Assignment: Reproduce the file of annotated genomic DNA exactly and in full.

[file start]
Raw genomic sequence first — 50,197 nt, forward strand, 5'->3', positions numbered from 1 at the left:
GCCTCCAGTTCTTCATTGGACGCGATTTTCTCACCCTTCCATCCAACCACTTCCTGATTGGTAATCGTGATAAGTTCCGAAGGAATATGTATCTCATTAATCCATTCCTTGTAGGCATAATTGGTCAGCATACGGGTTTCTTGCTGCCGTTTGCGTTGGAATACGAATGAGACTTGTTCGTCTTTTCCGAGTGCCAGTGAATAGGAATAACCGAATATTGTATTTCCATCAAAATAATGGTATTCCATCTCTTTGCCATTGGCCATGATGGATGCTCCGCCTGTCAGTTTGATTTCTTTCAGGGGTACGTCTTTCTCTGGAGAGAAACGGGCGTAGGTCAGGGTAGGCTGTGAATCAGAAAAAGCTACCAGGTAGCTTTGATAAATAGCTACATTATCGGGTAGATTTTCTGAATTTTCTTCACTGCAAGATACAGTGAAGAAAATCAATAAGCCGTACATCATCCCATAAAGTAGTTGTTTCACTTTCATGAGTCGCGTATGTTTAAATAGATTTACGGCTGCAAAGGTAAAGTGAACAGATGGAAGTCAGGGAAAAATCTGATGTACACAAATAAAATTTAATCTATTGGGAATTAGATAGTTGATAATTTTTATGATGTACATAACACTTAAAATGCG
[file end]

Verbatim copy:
Raw genomic sequence first — 50,197 nt, forward strand, 5'->3', positions numbered from 1 at the left:
GCCTCCAGTTCTTCATTGGACGCGATTTTCTCACCCTTCCATCCAACCACTTCCTGATTGGTAATCGTGATAAGTTCCGAAGGAATATGTATCTCATTAATCCATTCCTTGTAGGCATAATTGGTCAGCATACGGGTTTCTTGCTGCCGTTTGCGTTGGAATACGAATGAGACTTGTTCGTCTTTTCCGAGTGCCAGTGAATAGGAATAACCGAATATTGTATTTCCATCAAAATAATGGTATTCCATCTCTTTGCCATTGGCCATGATGGATGCTCCGCCTGTCAGTTTGATTTCTTTCAGGGGTACGTCTTTCTCTGGAGAGAAACGGGCGTAGGTCAGGGTAGGCTGTGAATCAGAAAAAGCTACCAGGTAGCTTTGATAAATAGCTACATTATCGGGTAGATTTTCTGAATTTTCTTCACTGCAAGATACAGTGAAGAAAATCAATAAGCCGTACATCATCCCATAAAGTAGTTGTTTCACTTTCATGAGTCGCGTATGTTTAAATAGATTTACGGCTGCAAAGGTAAAGTGAACAGATGGAAGTCAGGGAAAAATCTGATGTACACAAATAAAATTTAATCTATTGGGAATTAGATAGTTGATAATTTTTATGATGTACATAACACTTAAAATGCG